Understanding Search Engines
A Guide to Search Engines for the Not-So-Tech-Savvy
To understand how a search engine works, think about a brick-and-mortar library filled with books about every topic known to humanity. You walk into the library and shout, “what is the best way to get rid of fruit flies?” Within seconds, 10 librarians arrive with 10 unique but similar solutions. One pushes a tray filled with products for sale, another has a brochure from a pest control company near you, another has a book on the history of fruit flies, another offers a smartphone queued up to YouTube … you get the picture.
With a search engine, you type your query into a search box and the search engine scours the internet and displays answers. More specifically, a search engine is a tool to help you discover relevant information you need by simply typing in keywords.
What is a Search Engine?
Digging through the billions of websites that make up the internet is impossible without search engines. A search engine is a powerful technology that interprets queries and delivers best-match results. The more specific you are, the better your results will be.
Top Search Engines
Google is the most widely used search engines in the world. According to HubSpot, Google processes about 99,000 searches per second or 8.5 billion searches a day. This search engine uses a lot of algorithms (sets of steps) to find fast and often personalized search results, which you’ll see as a list with snippets (short descriptions or summaries) of each search result. You can use Google Search on any device with or without Google Chrome installed.
Bing is Microsoft’s search engine. While it’s second to Google, Bing works in the same manner. Where Bing differentiates itself is, it excels at image and video search results. In addition, for every search, Bing offers rewards that can earn you gift cards to Amazon, Sephora, Walmart, Target, Burger King, Domino’s and more. You must have a Microsoft account to earn and redeem reward points.
DuckDuckGo is both a web browser and a search engine. While you’ll end up seeing advertisements after searching the internet using its competitors, Google and Bing, DuckDuckGo sends to encrypted versions of websites, which keep your searches anonymous and won’t track you online. This search engine is so protective of online privacy it includes a built-in tracker blocker, making it difficult for websites to gather information about you.
Site-specific search engines
Any site that has a built-in search feature has a search engine, if you think about it. For example, Amazon Search, while not a web-wide search in the traditional sense, is a search engine. Instead of searching through information, this search engine only has to search through millions of products within Amazon’s site.
YouTube, which is a Google product, has its own search engine. Although it is an online video sharing platform and not a search engine in and of itself, it uses search technology to match up content with what searchers want.
Facebook, Wikipedia, Reddit, Instagram, Etsy, Indeed, IMDb — all of these sites have their own search engines within their platforms. Not only will their content show up when you use Google, Bing, DuckDuckGo and other internet search engines, but you can also use their search engines to find content within their sites.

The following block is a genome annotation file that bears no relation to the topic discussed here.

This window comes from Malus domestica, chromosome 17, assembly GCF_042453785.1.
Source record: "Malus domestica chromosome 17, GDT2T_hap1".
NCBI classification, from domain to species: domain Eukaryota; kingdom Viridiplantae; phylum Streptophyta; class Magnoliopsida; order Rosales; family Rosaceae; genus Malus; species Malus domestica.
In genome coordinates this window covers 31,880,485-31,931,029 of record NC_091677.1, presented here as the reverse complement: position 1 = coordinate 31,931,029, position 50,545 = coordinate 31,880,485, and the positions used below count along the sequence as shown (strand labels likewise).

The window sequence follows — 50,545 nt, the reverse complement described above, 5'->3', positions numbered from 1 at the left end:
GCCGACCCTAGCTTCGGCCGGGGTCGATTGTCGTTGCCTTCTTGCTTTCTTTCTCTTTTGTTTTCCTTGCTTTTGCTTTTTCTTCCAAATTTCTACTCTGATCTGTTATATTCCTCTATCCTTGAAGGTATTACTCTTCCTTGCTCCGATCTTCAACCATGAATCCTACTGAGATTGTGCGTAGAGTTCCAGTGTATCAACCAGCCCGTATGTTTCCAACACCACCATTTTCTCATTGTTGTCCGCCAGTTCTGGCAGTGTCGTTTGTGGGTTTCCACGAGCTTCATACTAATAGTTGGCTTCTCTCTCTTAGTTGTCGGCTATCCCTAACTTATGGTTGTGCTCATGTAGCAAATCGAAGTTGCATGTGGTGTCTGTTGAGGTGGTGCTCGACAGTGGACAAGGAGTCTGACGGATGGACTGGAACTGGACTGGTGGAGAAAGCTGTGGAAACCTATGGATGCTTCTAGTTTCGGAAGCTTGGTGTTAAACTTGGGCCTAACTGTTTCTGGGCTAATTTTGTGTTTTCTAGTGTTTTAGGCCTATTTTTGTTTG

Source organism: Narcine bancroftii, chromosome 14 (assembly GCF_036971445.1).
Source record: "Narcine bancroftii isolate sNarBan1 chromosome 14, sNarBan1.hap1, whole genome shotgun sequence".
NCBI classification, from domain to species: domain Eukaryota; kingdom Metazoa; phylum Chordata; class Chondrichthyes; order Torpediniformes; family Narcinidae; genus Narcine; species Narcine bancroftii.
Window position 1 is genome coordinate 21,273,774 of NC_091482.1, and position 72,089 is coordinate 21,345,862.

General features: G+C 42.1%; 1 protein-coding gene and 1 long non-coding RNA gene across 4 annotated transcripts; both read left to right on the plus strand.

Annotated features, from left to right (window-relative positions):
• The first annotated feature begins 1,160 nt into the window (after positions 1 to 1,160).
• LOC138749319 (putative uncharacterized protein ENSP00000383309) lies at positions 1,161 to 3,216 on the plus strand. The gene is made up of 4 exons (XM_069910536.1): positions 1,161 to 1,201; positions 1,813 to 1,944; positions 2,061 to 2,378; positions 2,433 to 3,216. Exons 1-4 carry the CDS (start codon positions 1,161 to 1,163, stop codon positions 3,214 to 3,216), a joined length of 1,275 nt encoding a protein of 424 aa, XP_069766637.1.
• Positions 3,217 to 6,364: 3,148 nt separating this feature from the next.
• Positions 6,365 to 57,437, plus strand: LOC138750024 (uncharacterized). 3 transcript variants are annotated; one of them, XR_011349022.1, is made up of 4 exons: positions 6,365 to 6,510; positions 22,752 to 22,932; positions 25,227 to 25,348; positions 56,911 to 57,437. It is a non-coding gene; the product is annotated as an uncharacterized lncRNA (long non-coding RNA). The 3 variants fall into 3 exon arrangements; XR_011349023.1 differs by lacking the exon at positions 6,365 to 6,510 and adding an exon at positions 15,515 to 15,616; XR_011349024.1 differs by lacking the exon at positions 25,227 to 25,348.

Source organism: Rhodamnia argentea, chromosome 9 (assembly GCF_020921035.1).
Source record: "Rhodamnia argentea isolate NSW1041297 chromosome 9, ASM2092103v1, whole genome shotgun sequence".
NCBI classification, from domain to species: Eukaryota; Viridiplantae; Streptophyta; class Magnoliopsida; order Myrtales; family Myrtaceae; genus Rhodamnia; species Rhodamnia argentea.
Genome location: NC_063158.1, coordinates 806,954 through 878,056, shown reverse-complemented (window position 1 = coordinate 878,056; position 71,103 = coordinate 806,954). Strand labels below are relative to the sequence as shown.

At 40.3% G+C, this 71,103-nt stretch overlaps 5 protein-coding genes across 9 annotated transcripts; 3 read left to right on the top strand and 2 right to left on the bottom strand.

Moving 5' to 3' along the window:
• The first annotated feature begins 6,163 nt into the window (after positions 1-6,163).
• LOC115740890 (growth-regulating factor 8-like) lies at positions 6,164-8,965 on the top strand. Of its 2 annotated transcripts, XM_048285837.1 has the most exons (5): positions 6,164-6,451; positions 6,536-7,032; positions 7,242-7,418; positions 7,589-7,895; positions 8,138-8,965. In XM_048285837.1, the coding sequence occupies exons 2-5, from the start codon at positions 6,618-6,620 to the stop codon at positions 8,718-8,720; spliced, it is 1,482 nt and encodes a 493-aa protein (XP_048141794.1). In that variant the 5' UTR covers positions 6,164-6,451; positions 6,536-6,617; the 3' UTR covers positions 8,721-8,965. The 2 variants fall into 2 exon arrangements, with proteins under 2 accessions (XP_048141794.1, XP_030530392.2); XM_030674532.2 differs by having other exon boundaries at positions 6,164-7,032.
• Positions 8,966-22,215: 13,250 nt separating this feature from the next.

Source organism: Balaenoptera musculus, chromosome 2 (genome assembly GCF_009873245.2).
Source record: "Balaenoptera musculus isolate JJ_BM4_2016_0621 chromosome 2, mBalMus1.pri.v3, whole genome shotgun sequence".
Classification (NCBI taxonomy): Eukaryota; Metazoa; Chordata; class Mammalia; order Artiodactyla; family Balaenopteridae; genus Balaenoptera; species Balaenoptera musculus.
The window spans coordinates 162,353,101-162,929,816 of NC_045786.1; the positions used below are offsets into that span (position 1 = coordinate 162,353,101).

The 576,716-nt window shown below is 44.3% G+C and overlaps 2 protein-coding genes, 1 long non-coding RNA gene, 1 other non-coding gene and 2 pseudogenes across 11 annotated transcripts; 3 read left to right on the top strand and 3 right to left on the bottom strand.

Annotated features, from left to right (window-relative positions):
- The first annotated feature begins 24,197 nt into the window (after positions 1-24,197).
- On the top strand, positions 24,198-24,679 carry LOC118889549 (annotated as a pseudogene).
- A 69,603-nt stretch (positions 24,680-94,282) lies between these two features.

How Do Search Engines Work?
What makes stuff show up the way it does in search? How do these search engines work?
They use special software (known as web crawlers) to explore the internet and gather information about various websites. This process is called “crawling.” Once they find a page, they “index” it, which means they store and organize the information. Think of it like indexing a book in a library, so it’s easier to find later.
Finally, when you type in a query into the search box on your computer or other device, a search engine grabs stored information that applies to your search and displays the results (which may include images, videos, even shopping suggestions) on your screen.
A word of caution. Although search engines are helpful in finding what it is you’re looking for on the internet, the downside is your searches can contain information about you such as your browsing, shopping habits, and interests. Search engines like Google and Bing then use this information to allow advertisements related to your searches across web pages you visit.
How to Stay Safe(r) When Using a Search Engine
So, how do you stay safe when using a search engine? There are several things you can do to protect your privacy.
If using Google Chrome or OneLaunch, you can sign out of your Google account and search as a guest. You can also disable the “Show personal results” feature. Delete past activity, which includes all the web pages you’ve visited and searches you’ve performed. (For those of you who are true-crime fans, you’ll know that nothing is every truly removed from the internet.)
Another option is to search through an incognito window, which won’t save your searches to your device or browsing history.
For privacy when searching with Bing, you’ll want to clear your history. Under the hamburger menu (three stacked lines) at the top of the bing.com homepage, tap Search history and Clear all. You can also visit Bing privacy settings under the same hamburger menu. Go into Manage browsing and Search data and click Clear all activities links. Another way to protect your privacy is to click SafeSearch (hamburger menu). Here you can filter out adult content, including images and videos from your search results, plus you can disable Personalization in this same section (scroll to the bottom of the page).
You can always switch search engines from Google or Bing to DuckDuckGo as well.
Search engines make finding information and products on the internet convenient and easy. Remember, it’s up to you to protect your personal information while online searching or not.